The acting was laughable and the special effects were even worse, and the plot, which Stephen King intended to burn bright but fast, was stretched far too thin.
“Basically an episode of The Twilight Zone stretched out to four hours,” wrote Entertainment Weekly in reference to the original Langoliers movie.
Someone should definitely give this adaptation another shot. This time, try pouring at least $10 million into the film’s budget, and limit the runtime to 100 minutes. Stephen King’s source material for this one is so exceptional that you can’t lose if you follow those steps. That is all.
3. Bad Little Kid
Think of some of the most successful Stephen King movie adaptations. The Shawshank Redemption, starring Tim Robbins and Morgan Freeman. The Green Mile, starring Tom Hanks and Michael Clarke Duncan. What do they have in common? They are both directed by Frank Darabont, and they’re both set in jails. Stephen King, for whatever reason, writes very good material about life in prison, and Darabont has shown he can run with it.
Bad Little Kid is another story that originates from a jail. The majority of King’s written story, which is contained in the recently released collection The Bazaar of Bad Dreams, actually takes place outside, but the shortness of the source material would allow Darabont, a genius director when it comes to prison flicks, to expand on the “life on the inside” storyline.
The story itself is great, too, boasting a fun narrative with great characters and a gripping repetition.
Plus, the ending of Stephen King’s tale sets up perfectly for a sequel.
So please, Frank Darabont, you don’t seem to be busy on anything, so buy these rights and make a movie of this story playing up the prison theme. It would be a hit.
Stephen King’s Cujo is contained, thrilling, action-packed, gritty, and bloody. It takes place in a rustic setting and it has great characters who make realistic choices throughout the book. In short, it’s relatable, suspenseful, and exactly the kind of indecent romp gorehounds and daredevil movie-goers love.
An updated and uncensored Cujo movie adaptation would definitely make the most sense of any Stephen King work for an installment in the splatter film genre.
It would not only be terrifying, but it would be very low-budget, so there is no excuse not to make it. Get going, Hollywood.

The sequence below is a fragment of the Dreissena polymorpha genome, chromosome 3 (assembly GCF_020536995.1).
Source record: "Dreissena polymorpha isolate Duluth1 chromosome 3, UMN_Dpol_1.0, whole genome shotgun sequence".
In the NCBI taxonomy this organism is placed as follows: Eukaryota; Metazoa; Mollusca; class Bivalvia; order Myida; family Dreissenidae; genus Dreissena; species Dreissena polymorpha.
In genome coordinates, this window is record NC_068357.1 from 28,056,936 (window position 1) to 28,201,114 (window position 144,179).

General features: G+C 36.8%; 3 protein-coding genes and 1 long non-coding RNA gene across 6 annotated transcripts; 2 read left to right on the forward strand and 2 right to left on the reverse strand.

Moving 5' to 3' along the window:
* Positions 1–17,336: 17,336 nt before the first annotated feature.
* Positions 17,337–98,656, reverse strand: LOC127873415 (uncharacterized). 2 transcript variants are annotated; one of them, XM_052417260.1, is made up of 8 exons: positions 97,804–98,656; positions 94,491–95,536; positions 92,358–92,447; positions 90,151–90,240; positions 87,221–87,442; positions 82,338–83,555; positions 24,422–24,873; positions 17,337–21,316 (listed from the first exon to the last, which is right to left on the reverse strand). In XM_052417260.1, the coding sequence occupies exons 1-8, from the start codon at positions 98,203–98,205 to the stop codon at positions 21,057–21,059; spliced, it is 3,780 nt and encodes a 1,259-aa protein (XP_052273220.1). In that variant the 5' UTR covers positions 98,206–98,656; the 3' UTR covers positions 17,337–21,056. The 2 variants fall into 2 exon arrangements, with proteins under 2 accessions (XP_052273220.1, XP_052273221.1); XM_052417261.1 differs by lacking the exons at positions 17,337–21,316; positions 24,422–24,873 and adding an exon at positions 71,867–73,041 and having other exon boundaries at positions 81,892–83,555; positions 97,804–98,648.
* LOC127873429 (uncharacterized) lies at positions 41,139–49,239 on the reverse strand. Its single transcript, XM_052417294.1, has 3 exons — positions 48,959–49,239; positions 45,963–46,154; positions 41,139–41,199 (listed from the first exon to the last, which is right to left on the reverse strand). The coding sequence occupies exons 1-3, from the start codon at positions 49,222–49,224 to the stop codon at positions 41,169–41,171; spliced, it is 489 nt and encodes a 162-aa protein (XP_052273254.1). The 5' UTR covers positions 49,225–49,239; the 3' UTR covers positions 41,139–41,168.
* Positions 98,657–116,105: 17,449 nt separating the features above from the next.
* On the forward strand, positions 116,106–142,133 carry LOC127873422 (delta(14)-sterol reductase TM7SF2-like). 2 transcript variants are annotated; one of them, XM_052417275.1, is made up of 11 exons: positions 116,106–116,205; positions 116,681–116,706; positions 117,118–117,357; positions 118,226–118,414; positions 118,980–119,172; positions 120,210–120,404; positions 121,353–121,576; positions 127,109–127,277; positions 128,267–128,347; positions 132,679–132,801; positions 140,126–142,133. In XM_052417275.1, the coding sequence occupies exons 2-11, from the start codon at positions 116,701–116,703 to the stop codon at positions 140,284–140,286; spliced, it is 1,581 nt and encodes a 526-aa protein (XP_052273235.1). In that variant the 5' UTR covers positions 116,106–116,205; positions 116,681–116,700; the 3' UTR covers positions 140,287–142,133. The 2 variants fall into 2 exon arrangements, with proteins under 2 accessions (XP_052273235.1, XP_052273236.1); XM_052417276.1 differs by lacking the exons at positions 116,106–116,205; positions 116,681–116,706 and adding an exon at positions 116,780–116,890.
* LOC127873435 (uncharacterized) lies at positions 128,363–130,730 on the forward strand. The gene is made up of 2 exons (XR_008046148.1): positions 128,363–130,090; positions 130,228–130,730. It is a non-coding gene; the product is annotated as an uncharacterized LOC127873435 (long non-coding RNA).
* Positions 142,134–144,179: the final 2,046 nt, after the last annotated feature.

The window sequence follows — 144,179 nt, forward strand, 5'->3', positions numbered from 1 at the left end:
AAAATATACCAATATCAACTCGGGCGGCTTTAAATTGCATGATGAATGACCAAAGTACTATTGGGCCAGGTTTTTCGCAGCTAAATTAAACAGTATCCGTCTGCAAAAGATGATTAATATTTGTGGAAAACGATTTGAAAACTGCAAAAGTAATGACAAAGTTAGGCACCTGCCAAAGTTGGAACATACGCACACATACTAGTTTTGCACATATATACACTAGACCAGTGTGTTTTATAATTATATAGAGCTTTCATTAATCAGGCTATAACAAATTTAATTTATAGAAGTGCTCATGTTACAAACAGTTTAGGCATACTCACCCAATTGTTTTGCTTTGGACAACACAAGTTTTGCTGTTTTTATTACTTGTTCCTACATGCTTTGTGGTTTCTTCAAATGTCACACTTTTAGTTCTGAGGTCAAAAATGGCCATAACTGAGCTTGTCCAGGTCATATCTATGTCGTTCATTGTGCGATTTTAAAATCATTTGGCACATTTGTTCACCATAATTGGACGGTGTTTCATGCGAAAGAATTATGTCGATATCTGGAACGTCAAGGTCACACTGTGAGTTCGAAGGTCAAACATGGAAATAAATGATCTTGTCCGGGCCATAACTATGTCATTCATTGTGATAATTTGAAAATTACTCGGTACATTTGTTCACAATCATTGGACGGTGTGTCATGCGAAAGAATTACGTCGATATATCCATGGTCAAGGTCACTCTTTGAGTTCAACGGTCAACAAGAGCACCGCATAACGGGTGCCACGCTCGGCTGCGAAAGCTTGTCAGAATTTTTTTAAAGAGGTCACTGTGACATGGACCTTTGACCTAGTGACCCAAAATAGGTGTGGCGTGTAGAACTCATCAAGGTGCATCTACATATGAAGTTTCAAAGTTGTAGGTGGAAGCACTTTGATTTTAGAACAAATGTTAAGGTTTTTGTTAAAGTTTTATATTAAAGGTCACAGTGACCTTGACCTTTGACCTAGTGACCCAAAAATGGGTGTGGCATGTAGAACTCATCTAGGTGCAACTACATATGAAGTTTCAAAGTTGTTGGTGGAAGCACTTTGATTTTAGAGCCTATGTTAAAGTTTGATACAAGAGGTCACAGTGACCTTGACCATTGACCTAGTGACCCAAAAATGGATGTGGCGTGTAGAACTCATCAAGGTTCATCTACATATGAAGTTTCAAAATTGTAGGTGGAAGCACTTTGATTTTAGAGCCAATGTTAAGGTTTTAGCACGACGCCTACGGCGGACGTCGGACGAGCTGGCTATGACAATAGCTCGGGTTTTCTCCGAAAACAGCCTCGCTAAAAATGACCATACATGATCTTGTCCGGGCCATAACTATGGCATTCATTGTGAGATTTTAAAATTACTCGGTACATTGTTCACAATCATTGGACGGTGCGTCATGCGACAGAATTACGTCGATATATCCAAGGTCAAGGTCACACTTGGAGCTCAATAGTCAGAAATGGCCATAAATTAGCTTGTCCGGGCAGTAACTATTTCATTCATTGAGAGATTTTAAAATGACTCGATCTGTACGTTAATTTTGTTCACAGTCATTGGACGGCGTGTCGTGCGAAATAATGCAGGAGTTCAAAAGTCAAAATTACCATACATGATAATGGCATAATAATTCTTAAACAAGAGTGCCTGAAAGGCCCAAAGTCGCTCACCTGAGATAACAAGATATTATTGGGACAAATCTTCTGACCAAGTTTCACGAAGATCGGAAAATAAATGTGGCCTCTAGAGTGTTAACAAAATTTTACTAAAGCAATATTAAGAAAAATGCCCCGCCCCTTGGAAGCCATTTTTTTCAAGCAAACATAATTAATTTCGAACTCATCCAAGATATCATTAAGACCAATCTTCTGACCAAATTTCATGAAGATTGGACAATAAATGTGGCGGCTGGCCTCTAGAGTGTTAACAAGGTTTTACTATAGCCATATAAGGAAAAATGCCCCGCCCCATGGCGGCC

1. Doctor Sleep
Every one of the previous entries on this list has been a great Stephen King movie adaptation idea, but this is the only one where it actually wouldn’t make sense if it were not to get the silver screen treatment.
Doctor Sleep is Stephen King’s 2013 sequel to The Shining, one of King’s works that Stanley Kubrick made into a movie in 1980. Even if King hadn’t written a sequel himself, it would have been odd if it hadn’t gotten a sequel. After all, it is not only the most famous Stephen King adaptation, but arguably one of the most famous and influential horror films of all time.
Not only that, but Hollywood has developed a trend over the last few years of making sequels for everything they can think of, especially when they have literary works from which to draw inspiration.
As for the book itself, it is fantastic and has more than enough mystery, intrigue, and supernatural goodness to fill up a movie. In fact, the Doctor Sleep film adaptation might need to be split into two or more parts in order to give it the at least three to four-hour running time it will take to flesh out Stephen King’s vision.
Almost any source that speculates on the subject agrees that the Doctor Sleep adaptation will happen. It is just a question of when.
For all we know, any of the above entries could be in the works right now. Only time will tell which Stephen King works will indeed get to join the annals of cinema history.
Do you have hopes for any Stephen King-inspired adaptations that are not mentioned on this list and fit the criteria mentioned at the beginning of the article? Make yourself heard in the comments section below!